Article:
As she returned triumphantly to her pancakes Hermione mentally reviewed the names of her children. Ron, Calvin, Jonathon, Molly…That was only four. “Where’s…” she asked hoping that everyone else would know what she meant because she didn’t know his name. Ron didn’t answer he just lifted up the edge of the table cloth. Sitting under the table with his face buried deeply in a thick book, sat her final son. He couldn’t be more than six, and yet he appeared so studious with his brow scrunched up in concentration. He was as different from his brothers as was possible. His hair was blonde, although his face was spattered in Weasley freckles. His eyes were blue and piercing, not unlike his fathers. Hermione’s heart immediately connected with this obviously shy, quiet and introverted boy; the evident black sheep of the family.
“William,” Ron spoke sternly behind her. “Come out and eat some breakfast,” He nodded and carefully folded down the edge of page he was reading.
"Holy Hippogriff," thought Hermione as she took the book from him; this book was bigger than he was. Hermione noticed he was still frowning. “Eat your breakfast William and later today we’ll find a time where we can read together.” The boy smiled, lighting up his whole countenance and gave Hermione a sloppy kiss—very customary to little boys—on the cheek.
The day passed in bliss. Hermione was in awe, and she was in love. Every one of her children was so unique, and she could see parts of herself and Ron in each of them. She spent a little time with each of them. After the breakfast dishes were cleared away, Ron and Calvin disappeared and Hermione helped Ron Jr. clean his room and she even used a bit of magic. She helped Molly pick out clothes and braided her hair. She and Jonathon made Ron and Hermione’s giant bed, he insisted on doing everything by the book. She sat in an overstuffed armchair and with William on her lap they read from Hogwarts; a History. She helped Calvin wash the dirt and oil off his hands from tinkering with broomsticks with his father.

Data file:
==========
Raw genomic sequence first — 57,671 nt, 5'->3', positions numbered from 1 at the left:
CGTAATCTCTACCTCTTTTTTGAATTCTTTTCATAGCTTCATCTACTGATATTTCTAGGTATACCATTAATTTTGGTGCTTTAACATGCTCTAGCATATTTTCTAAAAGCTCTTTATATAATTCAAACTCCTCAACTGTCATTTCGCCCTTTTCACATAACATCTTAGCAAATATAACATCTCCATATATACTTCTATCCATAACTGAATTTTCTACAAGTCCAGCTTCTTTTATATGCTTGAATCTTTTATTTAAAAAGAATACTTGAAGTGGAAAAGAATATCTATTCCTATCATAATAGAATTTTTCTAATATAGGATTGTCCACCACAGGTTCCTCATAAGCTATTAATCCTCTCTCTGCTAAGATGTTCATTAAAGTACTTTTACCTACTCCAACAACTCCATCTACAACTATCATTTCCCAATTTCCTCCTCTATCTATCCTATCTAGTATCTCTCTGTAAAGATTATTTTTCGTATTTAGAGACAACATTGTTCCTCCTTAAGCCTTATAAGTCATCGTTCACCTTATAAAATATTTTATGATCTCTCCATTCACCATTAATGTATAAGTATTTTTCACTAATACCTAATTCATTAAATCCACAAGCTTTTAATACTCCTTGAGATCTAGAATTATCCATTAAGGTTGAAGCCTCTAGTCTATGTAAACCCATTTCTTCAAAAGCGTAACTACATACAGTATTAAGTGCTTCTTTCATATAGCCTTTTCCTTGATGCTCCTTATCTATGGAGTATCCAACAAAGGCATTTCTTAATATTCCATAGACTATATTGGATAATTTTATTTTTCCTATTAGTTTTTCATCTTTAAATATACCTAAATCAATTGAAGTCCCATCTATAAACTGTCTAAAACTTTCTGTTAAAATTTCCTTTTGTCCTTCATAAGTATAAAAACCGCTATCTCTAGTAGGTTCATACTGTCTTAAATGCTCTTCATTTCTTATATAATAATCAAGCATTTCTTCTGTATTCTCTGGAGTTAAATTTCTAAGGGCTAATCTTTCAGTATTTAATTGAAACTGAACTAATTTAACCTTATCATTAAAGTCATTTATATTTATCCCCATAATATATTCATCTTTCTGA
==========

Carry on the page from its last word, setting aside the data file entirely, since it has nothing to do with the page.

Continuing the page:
In the afternoon when the children had all been fed lunch and were occupying themselves on their own she sunk down heavily into a chair, feeling intensely tired. She fanned her face with a copy of The Daily Prophet that was sitting on the coffee table.
“I hope you didn’t over do it, you did have a rather unexpected dizzy spell this morning.” Ron stood behind the chair and rubbed her shoulders.
“Oh, that was nothing, I feel fine, just a little tired,” she said quickly excusing her weird behavior, longing for Ron to see she belonged.
“You’ve always tried to do too much.” Ron said sitting on the overstuffed sofa in front of her. Hermione could believe that. It was true she had always been a classic overachiever and it drove Ron ‘Mr. fly-by-the-seat-of-your-pants’ Weasley mad. She demanded excellence from herself in everything she did. Why should her home life be any different?
She had loved playing mum today. Although her escapades with the time-turner third year had left her with a healthy respect for altering someone else’s life. For all she knew this was reality to Ron and the children. She was taking it very seriously.
Ron had begun to snore. He had been the same at Hogwarts. He was completely incapable of sitting for five minutes together without falling asleep. Of course in her own world she knew that he hadn’t been sleeping well lately. She got up from her chair and sat down gently beside him. She studied him. His red hair was graying slightly, but he was as handsome as he ever was. The soft creases and lines around his eyes and mouth indicated years of happiness; smiling and laughing. She rested her head on his outstretched legs as she had done in the common room at Hogwarts and just as she was about to fall asleep herself, a familiar voice shouted from the fireplace.
“Hermione!” Ginny screeched from the flames. She startled to alertness, and sprung from the coach to the hearth. “Hello there, I hope I didn’t interrupt anything.” Ginny questioned when she saw her leap from her semi-compromising position on the couch.
“Please, with all that snoring.” Hermione pointed behind her.
Ginny laughed, her voice sounded deeper and more grown up. “Are you still coming for dinner tonight?” Ginny questioned.
“Yeah sure,” Hermione skillfully faked. “What time again?”
Ginny looked at her questioningly. “Are you all right? Or would it be safe to say the woman who remembers everything has finally forgotten.” Ginny laughed, “Don’t look so alarmed my friend we didn’t expect you to be perfect forever.” Hermione laughed as well. “Around six o’clock?” Ginny said, and as she spoke a baby wailed loudly in the background. “Gotta go, fussy baby today,” and Ginny’s head disappeared from the green flames.
Ron was stirring, stretching his long arms. “Who was that?” he yawned.
“It was your sister, she’s invited us over for dinner.” Hermione said sitting next to him again.
He reached out and grabbed her hand interlacing their fingers. “I’m not sure I’m up to dinner at the Potters” he exhaled in mock exasperation.
“The Potters…” Hermione echoed and breathed a sigh of relief.